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Yet unto thee, New England, still

Thy wandering sons shall stretch their arms, And thy rude chart of rock and hill

Seem dearer than the land of palms; Thy massy oak and mountain pine

More welcome than the banyan's shade ;
And every free, blue stream of thine

Seem richer than the golden bed
Of oriental waves, which glow
And sparkle with the wealth below!

A HEALTH.

BY E. C. PINKNE Y.

I FILL this cup to one made up of loveliness alone,
A woman, of her gentle sex the seeming paragon;
To whom the better elements and kindly stars have given
A form so fair, that, like the air, 'tis less of earth than

heaven.

Her every tone is music's own, like those of morning

birds, And something more than melody dwells ever in her

words; The coinage of her heart are they, and from her lips each

flows As one may see the burdened bee forth issue from the

rose.

Affections are as thoughts to her, the measure of her

hours; Her feelings have the fragrance and the freshness of And lonely passions changing oft, so fill her, she appears The image of themselves by turns — the idol of past

young flowers;

years.

Of her bright face one glance will trace a picture on the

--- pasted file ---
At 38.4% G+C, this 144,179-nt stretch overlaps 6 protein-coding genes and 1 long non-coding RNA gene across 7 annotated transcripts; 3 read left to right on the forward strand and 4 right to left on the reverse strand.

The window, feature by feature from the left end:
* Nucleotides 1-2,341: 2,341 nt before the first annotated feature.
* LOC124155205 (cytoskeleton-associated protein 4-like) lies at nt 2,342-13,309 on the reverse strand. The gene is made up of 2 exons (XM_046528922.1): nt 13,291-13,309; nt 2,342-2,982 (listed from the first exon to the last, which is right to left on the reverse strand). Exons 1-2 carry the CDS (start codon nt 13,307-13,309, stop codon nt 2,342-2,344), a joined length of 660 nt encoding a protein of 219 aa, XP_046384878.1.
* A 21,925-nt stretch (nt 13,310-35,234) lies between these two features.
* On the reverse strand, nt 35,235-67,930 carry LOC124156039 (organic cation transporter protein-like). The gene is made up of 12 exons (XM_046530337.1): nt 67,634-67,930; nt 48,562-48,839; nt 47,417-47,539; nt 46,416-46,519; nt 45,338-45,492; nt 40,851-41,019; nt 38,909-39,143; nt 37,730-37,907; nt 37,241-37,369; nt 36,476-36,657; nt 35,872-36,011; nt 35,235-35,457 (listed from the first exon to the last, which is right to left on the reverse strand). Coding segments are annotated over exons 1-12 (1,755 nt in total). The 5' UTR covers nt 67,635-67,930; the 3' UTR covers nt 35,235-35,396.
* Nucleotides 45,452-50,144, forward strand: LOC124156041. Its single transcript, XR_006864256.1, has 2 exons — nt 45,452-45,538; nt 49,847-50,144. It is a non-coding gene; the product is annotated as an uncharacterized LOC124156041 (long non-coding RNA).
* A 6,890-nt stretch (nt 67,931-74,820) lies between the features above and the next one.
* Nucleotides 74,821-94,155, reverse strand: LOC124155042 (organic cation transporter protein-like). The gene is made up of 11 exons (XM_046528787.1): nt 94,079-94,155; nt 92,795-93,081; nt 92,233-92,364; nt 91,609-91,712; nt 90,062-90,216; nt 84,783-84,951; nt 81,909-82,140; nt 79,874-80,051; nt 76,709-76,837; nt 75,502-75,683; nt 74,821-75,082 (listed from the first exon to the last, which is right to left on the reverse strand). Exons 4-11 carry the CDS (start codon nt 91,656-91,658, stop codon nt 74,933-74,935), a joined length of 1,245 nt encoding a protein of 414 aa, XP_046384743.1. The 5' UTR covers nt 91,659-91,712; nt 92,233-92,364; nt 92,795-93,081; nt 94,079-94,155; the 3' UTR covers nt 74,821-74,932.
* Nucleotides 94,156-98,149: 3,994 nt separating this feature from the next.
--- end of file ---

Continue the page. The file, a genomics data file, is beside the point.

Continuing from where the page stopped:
brain, And of her voice in echoing hearts a sound must long re

main; But memory such as mine of her so very much endears, When death is nigh, my latest sigh will not be life's, but

hers.

I fill this cup to one made up of loveliness alone,
A woman, of her gentle sex the seeming paragon-
Her health! and would on earth there stood some more

of such a frame,
That life might be all poetry, and weariness a name.

TO A LADY.

BY G. D. PRENTICE.

I THINK of thee, when morning springs

From sleep with plumage bathed in dew, And, like a young bird, lifts her wings

Of gladness on the welkin blue.

And when, at noon, the breath of love,

O’er flower and stream is wandering free, And sent in music from the grove,

I think of thee - I think of thee.

I think of thee, when soft and wide

The evening spreads her robes of light, And, like a young and timid bride,

Sits blushing in the arms of Night.

And when the moon's sweet crescent springs

In light o'er heaven's deep, waveless sea, And stars are forth like blessed things,

I think of thee - I think of thee.

I think of thee ; – that eye of flame,

Those tresses falling bright and free, That brow where “Beauty writes her name,”

On fancy rush ;-I think of thee.

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